A New Method to Estimate Total Organic Carbon (TOC) Content, an Example from Goldwyer Shale Formation, the Canning Basin
Munther Alshakhs*, Reza Rezaee
Identifiers and Pagination:Year: 2017
First Page: 118
Last Page: 133
Publisher Id: TOPEJ-10-118
Article History:Received Date: 11/01/2017
Revision Received Date: 09/03/2017
Acceptance Date: 18/04/2017
Electronic publication date: 19/05/2017
Collection year: 2017
open-access license: This is an open access article distributed under the terms of the Creative Commons Attribution 4.0 International Public License (CC-BY 4.0), a copy of which is available at: https://creativecommons.org/licenses/by/4.0/legalcode. This license permits unrestricted use, distribution, and reproduction in any medium, provided the original author and source are credited.
There is an increasing interest in the Goldwyer Formation of the Canning Basin as a potentially prospective shale play. This Ordovician shaly formation is one of the most prominent source rocks in the Canning Basin. One key property to evaluate the prospectivity of any shale oil or gas is its total organic carbon (TOC) richness.
This study investigates different TOC estimation techniques and validates the reliability of each, aiming to provide a best estimating approach for local and global applications.
The limited well distribution in the large area of the Canning Basin makes a basin-wide study not warranted at this stage. A focused look into the Barbwire Terrace was carried out instead. General TOC estimation methods, such as Schmoker and ∆logR were employed for TOC calculation. TOC relationships of single and multivariate regressions were also derived from wireline data and TOC rock sample measurements.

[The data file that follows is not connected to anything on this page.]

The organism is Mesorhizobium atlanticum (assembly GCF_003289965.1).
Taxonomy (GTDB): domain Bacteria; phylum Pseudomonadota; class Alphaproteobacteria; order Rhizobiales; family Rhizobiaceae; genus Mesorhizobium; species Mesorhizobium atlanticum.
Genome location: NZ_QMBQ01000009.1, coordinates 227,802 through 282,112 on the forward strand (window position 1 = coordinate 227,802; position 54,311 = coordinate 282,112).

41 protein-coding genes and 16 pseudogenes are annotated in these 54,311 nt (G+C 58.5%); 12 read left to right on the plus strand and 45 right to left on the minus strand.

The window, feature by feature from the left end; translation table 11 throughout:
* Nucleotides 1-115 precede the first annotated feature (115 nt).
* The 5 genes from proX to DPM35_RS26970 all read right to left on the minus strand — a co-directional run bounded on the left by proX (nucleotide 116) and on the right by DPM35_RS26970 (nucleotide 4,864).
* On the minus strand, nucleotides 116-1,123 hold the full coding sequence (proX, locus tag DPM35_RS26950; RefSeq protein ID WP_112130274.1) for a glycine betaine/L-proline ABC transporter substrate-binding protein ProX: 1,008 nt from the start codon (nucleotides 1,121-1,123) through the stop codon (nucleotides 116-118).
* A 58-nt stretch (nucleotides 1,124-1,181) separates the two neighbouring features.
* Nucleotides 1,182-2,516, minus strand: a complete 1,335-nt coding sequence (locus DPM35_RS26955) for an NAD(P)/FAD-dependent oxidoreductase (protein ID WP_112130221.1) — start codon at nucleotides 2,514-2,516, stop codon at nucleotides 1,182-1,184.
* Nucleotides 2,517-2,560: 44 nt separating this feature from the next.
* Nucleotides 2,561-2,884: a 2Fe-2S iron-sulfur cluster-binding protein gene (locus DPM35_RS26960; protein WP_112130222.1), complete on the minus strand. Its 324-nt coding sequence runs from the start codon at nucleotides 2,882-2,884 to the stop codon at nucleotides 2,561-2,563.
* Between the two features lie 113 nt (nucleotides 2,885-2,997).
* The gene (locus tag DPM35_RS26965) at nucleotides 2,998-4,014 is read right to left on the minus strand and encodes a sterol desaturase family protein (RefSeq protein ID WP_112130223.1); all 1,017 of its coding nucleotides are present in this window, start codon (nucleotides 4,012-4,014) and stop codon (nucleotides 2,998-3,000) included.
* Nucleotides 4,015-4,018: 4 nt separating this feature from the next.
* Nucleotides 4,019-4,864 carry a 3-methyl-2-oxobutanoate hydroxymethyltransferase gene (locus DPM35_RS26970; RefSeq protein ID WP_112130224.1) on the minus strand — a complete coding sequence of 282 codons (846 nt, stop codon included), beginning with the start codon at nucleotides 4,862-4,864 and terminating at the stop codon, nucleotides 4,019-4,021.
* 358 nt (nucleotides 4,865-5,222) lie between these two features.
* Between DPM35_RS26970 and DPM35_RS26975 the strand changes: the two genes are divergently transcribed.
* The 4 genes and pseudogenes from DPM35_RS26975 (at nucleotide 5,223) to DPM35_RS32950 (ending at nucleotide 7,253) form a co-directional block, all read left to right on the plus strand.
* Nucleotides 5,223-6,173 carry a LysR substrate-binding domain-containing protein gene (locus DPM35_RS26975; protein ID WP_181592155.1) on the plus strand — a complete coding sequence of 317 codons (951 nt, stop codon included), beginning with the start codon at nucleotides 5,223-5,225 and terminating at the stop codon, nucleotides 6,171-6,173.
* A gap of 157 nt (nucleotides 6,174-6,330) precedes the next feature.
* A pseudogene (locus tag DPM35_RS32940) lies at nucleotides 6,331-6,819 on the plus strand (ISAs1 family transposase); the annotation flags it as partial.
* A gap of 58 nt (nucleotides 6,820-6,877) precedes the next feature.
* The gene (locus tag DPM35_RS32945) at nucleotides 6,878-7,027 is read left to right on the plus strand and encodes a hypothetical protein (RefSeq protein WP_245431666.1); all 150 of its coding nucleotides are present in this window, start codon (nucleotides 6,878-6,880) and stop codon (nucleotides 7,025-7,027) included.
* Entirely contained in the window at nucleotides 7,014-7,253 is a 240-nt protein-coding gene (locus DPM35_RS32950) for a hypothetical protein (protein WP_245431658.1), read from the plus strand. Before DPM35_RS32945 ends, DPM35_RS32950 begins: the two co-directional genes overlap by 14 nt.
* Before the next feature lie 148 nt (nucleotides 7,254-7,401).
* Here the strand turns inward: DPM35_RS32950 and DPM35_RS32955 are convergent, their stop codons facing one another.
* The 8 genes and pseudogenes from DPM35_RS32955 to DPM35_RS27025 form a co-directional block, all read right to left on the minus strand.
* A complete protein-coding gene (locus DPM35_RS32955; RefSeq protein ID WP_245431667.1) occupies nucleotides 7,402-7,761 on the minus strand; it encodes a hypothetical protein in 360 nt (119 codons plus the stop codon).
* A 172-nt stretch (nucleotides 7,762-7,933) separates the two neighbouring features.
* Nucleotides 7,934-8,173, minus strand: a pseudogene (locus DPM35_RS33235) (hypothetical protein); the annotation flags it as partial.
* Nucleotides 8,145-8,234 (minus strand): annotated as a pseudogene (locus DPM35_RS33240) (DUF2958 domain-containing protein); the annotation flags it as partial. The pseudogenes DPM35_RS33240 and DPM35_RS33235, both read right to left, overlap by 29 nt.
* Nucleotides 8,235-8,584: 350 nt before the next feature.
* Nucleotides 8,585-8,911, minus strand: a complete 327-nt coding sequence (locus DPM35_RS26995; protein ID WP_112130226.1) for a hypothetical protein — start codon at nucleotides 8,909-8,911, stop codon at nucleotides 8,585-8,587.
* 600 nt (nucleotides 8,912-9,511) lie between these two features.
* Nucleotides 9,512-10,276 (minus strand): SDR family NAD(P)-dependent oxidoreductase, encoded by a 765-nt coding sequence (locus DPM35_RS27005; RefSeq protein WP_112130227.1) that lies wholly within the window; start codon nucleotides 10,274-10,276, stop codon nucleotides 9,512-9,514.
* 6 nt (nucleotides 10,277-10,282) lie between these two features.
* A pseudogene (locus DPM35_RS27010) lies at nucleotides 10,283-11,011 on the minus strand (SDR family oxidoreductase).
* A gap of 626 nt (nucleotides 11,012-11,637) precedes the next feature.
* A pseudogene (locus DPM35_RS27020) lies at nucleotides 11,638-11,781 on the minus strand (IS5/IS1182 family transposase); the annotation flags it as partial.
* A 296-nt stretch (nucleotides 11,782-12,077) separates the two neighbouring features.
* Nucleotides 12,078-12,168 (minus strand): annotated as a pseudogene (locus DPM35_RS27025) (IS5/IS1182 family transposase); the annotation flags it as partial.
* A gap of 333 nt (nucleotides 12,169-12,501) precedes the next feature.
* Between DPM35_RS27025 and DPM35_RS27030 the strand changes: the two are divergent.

Both Schmoker and ∆logR methods tend to overestimate TOC when compared to the available Rock-Eval pyrolysis TOC measurements. The regression approach have shown to provide the best TOC estiamtes for wells in the Barbwire Terrace, where the best multiple regression approach for the terrace and global application was found to be the one derived from gamma-ray (GR), bulk density (RHOB), and sonic log transit time (DT).
The generalized nature of the Schmoker method, as it provides a global relationship between density and TOC is probably the main reason why this approach does not provide a good fit in the case of the Goldwyer Formation. Furthermore, the uncertainty associated with the ∆logR method factors, such as the level of maturity (LOM), and resistivity and sonic baselines greatly influence the TOC estimation in this method, and hence, sometimes do not merit a reliable TOC estimation. The multiple regression approach have shown to be most accurate once lithology and compaction information (GR, RHOB, and DT) were incorporated in the regression process. TOC was reliably estimated for wells inside and outside the Barbwire Terrace, and also for wells of a global lacustrine shale. Such derivation have provided a more accurate technical assessment of the shale play and its prospectivity as a potential unconventional hydrocarbon resource.